Which is my point:  just because one is a medical professional does not make one's time more valuable than mine.  If I make an appointment for 3:45, and the doctor allots 15 minutes to see me (which is the usual amount of time), I shouldn't spend more than a half hour in that office, including any tests of paperwork. 

The second issue was a pretty serious HIPPA violation, which I won't share, but suffice it to say that there is a medical practice here in Maine that I would NEVER go see.  I don't have any super secret or embarrassing medical issues, but I don't trust them with my records, because it's still personal. 

Unfortunately, half of the doctors on the approved list were with that practice.

So, we put off selecting a new physician, and for the last five or so, we didn't have a PCP (personal care physician), which means we were paying higher prices for substandard care at a walk-in clinic, because when an injury (like Deus Ex Machina's poison ivy a few years ago) happens, we don't have a doctor.

For many years, we visited an independent group.  They were a bunch of medical care providers who shared office space and administrative space, but they weren't a "medical practice."  In their shared space they also had several different types of practitioners, including an acupuncturist, a naturopath, Shamanic healers, a couple of Physician's Assistants and Nurse Practitioners, and at least one actual MD.  They didn't take insurance.  When the ACA passed, they closed the clinic, and we were forced to find new doctors.

When we lost our employer-sponsored health insurance this year, we were given the opportunity (ha!!) to sign up for COBRA.  Anyone who has been given this opportunity knows what a (expletive) joke it is.  The cost of maintaining one's coverage through COBRA is prohibitive, especially for someone who is not employed.  Unemployment would barely cover the cost of our mortgage.  If we had to pay for COBRA out of that income, too ....  Well, there would be no paying anything else, including buying food, paying the electric bill, or compensating the water company.  We'd, basically, be paying for health insurance ... so that we would have the privilege of seeing a doctor, which we couldn't afford, because after paying insurance premiums, we damn-sure couldn't afford the co-pays.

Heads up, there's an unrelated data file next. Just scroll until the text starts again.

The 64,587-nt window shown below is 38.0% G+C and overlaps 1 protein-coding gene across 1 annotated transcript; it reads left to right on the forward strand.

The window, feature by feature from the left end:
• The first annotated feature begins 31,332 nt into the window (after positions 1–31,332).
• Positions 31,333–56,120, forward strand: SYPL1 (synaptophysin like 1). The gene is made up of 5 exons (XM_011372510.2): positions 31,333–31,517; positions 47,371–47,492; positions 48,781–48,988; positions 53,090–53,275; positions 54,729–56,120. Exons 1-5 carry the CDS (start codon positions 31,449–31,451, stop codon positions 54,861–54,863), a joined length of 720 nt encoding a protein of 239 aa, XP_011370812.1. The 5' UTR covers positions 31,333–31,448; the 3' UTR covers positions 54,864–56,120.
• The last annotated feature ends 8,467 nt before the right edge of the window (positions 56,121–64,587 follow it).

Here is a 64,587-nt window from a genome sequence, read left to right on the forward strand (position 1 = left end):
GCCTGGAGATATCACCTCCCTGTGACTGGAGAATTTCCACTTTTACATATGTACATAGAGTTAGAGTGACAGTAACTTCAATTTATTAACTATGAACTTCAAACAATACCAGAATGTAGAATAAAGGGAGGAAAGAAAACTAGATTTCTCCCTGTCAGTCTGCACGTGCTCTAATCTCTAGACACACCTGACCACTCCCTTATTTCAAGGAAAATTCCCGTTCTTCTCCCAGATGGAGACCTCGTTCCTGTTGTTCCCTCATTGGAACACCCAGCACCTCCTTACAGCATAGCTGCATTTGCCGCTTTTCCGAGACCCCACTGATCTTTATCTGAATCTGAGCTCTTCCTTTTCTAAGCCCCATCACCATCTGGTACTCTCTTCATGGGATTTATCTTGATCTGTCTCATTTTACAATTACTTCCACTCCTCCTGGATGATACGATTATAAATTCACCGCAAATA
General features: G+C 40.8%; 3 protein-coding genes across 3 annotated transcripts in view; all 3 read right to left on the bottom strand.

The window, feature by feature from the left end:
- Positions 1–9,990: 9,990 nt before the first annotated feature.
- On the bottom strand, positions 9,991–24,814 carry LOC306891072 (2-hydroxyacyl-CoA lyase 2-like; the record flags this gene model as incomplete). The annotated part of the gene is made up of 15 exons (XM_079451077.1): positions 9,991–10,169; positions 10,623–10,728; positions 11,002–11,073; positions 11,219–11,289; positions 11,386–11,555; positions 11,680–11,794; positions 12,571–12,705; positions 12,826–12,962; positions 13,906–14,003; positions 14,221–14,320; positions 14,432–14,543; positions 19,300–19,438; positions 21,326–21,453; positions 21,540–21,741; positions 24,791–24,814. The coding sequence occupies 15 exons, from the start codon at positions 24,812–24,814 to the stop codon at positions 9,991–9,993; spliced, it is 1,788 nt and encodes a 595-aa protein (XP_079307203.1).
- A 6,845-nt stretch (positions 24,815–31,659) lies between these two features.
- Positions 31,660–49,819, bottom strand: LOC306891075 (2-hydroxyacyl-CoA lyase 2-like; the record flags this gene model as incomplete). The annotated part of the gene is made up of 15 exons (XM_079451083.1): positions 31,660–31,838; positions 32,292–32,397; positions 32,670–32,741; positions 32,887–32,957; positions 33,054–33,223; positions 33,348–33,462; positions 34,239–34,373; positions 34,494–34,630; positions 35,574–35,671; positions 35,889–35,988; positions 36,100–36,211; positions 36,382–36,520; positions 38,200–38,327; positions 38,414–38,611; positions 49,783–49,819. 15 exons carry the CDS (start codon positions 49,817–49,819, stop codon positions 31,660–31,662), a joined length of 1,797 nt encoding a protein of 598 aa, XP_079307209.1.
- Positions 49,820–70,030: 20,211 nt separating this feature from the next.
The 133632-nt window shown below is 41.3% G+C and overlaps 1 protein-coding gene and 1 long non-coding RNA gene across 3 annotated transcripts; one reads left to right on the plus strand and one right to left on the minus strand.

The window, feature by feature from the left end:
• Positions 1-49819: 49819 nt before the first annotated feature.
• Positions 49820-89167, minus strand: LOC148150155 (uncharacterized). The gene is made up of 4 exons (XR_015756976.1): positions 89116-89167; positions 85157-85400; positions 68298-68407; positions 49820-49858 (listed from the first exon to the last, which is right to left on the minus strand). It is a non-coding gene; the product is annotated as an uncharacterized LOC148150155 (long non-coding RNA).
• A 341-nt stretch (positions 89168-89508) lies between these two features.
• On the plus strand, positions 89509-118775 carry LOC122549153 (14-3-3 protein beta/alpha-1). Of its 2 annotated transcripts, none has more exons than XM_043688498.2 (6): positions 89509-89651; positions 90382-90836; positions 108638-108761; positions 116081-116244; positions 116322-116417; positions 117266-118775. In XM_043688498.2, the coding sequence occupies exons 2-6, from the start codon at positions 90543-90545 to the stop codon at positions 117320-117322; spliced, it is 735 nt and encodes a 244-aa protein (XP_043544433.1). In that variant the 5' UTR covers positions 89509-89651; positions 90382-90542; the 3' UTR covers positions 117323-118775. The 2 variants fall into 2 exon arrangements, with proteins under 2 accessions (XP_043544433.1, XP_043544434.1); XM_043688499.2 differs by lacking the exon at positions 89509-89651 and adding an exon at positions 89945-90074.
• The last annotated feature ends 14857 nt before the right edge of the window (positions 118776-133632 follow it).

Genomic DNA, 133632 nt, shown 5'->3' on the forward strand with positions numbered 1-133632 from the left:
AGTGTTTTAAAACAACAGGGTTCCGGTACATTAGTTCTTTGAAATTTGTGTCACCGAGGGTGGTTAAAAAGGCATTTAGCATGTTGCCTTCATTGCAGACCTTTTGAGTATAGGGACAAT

I had been wanting, for a very long time, to explore other options, which seemed out of reach for us.  In particular, there is a local doctor who does not accept insurance.  I read about him several years before the ACA was a thing.  He was offering an alternative to high-cost insurance premiums by providing basic medical care on a subscription basis.  Basically, his patients pay a monthly rate and all office visits are covered. 

Deus Ex Machina and I discussed opting out of his employer sponsored health insurance and joining this doctor's practice.  But then, the law changed, and we were suddenly required to have insurance or pay a penalty.  It wasn't in the budget to pay for insurance AND pay the medical subscription fee.

When we no longer had insurance, it seemed like a good time to explore that option, and so we did.  For much less than the cost of an insurance premium (and one-tenth of the cost of COBRA), we have a primary care physician. 

And I like him.  I like him a LOT.  He's open to my crazy ideas.  I discussed why, at my age, that I'm not running down to the imaging center for my recommended mammogram.  He didn't agree with me, but he was willing to listen.  Then, because I had discussed all of this reading I'd done, he looked, too.  It was nice that he didn't act like he had all of the answers, even though he's a doctor, and he actually does know a lot more about those things than I do. 

And he said that one thing that I've always known - when it comes to medical research, always look at who the sponsor of the study is.  That will say a lot more about the outcome than the actual outcome.

He still believes that a mammogram is a good diagnostic tool for early cancer detection, and he will probably continue to recommend the tool for women in the risk age group, but at least he respects my decision to not have one, as I feel it is not medically necessary.  The last doctor I had who was like him moved, and I never, quite, got over that loss ... until I found this new doctor.

There's a part two to the savings.

My daughter injured herself a while back.  We kept hoping it would clear up, and she had multiple x-rays and evaluations, but the recommendation was always, "Rest.  Heat/cold.  Ibuprofen."  She did all of that.  For many months.  With no improvement.

Our new doctor recommended she see a chiropractor.  We're paying out-of-pocket for the visits.  Did you know that doctors charge their self-pay clients less than those who have the physician bill the insurance company?